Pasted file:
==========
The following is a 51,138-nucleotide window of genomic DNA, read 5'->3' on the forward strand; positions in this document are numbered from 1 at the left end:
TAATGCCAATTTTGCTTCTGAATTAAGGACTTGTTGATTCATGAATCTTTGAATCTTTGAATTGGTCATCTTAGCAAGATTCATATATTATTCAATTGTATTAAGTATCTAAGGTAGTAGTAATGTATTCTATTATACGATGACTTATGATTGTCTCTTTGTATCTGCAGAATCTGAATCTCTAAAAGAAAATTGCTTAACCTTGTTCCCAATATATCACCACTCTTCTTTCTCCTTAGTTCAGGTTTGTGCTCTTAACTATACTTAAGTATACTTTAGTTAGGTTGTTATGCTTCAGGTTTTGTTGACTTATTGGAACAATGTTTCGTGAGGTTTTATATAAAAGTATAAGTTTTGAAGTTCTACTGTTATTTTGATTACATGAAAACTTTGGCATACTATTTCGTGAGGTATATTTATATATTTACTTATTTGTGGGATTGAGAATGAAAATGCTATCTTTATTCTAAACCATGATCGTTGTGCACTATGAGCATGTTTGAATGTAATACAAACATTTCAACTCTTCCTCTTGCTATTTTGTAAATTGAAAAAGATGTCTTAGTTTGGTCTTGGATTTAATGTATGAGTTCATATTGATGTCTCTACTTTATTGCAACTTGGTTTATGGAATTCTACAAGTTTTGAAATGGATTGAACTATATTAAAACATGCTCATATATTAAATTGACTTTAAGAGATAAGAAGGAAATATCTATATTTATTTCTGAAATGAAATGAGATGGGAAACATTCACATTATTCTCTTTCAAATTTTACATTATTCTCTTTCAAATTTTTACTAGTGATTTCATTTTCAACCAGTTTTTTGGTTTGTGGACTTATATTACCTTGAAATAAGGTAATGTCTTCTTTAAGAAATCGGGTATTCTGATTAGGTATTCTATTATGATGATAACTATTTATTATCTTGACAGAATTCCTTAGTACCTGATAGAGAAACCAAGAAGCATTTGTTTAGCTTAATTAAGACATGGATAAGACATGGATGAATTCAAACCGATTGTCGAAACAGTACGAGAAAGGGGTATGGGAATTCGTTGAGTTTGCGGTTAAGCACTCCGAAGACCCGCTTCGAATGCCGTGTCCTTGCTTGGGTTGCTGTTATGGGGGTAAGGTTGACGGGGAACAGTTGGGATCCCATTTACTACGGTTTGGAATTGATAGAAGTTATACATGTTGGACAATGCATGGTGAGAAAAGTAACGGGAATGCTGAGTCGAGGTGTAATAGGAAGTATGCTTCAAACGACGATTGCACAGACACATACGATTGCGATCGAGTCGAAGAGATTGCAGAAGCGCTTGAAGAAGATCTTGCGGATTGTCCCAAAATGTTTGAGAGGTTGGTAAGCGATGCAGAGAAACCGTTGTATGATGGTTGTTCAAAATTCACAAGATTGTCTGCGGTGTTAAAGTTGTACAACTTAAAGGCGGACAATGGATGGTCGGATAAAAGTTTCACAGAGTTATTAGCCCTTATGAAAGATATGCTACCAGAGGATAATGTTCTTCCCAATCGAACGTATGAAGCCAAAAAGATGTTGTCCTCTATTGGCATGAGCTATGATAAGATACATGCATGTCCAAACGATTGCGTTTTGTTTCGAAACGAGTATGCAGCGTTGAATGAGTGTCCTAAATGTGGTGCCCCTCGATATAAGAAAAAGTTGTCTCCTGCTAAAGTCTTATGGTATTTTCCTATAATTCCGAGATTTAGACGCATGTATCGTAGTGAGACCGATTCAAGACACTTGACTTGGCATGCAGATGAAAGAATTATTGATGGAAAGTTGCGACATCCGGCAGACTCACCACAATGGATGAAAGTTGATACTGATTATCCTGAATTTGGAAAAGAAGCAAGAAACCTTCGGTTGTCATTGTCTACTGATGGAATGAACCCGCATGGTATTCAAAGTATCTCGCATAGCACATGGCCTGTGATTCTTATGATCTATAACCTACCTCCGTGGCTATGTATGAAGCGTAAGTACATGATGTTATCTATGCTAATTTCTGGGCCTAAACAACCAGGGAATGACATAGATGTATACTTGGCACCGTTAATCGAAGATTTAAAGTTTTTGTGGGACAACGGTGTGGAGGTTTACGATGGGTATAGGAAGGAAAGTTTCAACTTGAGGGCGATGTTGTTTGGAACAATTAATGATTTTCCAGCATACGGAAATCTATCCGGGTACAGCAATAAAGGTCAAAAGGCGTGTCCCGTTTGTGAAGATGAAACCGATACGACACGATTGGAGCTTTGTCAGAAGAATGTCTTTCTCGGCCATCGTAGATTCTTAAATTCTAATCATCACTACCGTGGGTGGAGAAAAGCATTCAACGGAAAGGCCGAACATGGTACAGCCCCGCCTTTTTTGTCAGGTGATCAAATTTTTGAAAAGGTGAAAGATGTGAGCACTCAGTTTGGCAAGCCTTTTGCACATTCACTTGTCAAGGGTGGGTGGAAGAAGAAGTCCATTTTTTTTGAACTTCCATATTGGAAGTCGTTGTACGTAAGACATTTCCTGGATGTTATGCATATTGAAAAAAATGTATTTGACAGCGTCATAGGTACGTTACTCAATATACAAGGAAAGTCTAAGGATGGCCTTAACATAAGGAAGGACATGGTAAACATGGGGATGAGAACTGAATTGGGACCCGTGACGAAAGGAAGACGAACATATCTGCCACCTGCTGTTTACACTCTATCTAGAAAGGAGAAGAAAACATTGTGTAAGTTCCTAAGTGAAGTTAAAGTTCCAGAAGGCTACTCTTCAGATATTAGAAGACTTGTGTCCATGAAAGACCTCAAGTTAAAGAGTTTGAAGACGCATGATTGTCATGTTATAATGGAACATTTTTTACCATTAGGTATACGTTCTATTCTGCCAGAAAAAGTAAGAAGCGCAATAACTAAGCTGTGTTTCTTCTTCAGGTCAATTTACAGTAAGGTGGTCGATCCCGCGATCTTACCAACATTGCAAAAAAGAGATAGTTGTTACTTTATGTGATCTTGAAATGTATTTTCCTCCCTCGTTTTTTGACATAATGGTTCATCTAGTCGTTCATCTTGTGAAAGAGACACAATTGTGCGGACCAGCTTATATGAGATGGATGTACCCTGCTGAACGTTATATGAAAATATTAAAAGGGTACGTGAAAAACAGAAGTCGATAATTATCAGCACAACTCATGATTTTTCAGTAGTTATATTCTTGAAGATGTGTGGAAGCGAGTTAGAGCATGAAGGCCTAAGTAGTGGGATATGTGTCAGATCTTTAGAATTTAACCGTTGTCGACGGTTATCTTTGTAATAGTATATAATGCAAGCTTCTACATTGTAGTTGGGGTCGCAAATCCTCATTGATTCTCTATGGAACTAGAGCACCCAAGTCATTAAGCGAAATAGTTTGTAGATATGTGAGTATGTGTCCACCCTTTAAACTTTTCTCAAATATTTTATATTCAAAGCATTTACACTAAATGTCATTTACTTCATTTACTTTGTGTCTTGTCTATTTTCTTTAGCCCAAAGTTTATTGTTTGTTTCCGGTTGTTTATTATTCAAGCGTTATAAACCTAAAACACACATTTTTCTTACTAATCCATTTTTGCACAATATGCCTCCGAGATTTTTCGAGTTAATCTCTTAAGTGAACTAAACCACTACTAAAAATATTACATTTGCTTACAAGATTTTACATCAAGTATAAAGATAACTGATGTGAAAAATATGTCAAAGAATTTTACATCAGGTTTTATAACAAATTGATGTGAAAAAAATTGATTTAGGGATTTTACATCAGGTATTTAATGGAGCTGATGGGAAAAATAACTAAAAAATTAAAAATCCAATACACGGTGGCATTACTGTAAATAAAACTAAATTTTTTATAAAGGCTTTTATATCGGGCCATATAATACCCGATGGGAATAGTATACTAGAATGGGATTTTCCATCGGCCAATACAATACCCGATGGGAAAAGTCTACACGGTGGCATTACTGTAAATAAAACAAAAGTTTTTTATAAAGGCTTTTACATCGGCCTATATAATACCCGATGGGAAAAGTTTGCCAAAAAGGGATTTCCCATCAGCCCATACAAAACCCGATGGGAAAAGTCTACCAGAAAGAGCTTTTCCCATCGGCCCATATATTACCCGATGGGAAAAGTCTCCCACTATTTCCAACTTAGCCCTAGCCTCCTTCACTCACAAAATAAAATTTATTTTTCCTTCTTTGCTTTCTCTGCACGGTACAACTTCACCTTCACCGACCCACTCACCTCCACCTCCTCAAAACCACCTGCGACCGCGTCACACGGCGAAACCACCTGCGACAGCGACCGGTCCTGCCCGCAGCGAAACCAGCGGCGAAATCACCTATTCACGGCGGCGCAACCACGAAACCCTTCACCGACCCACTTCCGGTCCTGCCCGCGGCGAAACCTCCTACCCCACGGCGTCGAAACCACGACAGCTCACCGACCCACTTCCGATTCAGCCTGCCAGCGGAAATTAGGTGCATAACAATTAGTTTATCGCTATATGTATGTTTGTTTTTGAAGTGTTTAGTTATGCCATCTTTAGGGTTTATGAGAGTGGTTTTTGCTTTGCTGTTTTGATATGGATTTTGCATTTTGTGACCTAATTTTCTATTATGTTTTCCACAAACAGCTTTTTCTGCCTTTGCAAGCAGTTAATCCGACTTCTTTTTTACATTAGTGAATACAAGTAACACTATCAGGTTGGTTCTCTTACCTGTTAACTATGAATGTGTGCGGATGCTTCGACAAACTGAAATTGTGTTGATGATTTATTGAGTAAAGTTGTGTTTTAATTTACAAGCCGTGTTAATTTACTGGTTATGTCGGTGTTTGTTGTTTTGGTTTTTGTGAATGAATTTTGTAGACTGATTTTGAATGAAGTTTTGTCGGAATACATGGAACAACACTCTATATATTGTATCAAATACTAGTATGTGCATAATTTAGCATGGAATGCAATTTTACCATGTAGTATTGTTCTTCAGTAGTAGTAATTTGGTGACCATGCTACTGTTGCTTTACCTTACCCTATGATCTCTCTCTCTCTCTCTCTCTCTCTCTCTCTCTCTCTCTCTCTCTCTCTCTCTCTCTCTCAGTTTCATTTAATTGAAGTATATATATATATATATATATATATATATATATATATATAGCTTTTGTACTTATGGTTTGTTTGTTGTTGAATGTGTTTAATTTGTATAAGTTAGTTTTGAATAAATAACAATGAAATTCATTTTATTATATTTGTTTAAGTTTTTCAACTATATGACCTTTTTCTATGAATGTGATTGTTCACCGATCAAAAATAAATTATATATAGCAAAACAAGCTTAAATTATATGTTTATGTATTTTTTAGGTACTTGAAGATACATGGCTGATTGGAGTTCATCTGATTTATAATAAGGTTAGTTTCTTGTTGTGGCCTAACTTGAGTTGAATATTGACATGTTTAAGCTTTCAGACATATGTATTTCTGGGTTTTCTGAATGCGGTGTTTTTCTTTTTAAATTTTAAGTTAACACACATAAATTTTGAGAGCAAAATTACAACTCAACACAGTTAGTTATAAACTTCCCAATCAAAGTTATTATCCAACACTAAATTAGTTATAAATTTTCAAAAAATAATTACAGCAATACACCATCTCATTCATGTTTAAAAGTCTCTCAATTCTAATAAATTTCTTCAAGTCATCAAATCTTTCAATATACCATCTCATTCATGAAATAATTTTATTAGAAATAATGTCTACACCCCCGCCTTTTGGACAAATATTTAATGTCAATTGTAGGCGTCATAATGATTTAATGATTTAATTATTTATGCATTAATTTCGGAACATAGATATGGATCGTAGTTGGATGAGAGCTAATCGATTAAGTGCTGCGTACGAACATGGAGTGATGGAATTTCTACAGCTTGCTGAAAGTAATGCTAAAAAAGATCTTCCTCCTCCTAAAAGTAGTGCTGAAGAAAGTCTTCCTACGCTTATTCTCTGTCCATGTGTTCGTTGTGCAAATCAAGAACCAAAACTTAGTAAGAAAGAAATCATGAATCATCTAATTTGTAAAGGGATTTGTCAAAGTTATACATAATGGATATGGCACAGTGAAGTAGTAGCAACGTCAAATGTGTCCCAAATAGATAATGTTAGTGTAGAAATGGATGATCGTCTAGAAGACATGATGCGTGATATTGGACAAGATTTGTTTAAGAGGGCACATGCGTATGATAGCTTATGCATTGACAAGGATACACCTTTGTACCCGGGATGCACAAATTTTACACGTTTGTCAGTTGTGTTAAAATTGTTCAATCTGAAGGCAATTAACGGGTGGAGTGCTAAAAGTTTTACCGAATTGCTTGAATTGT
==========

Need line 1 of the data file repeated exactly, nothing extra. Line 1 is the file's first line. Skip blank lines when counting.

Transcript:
The following is a 51,138-nucleotide window of genomic DNA, read 5'->3' on the forward strand; positions in this document are numbered from 1 at the left end: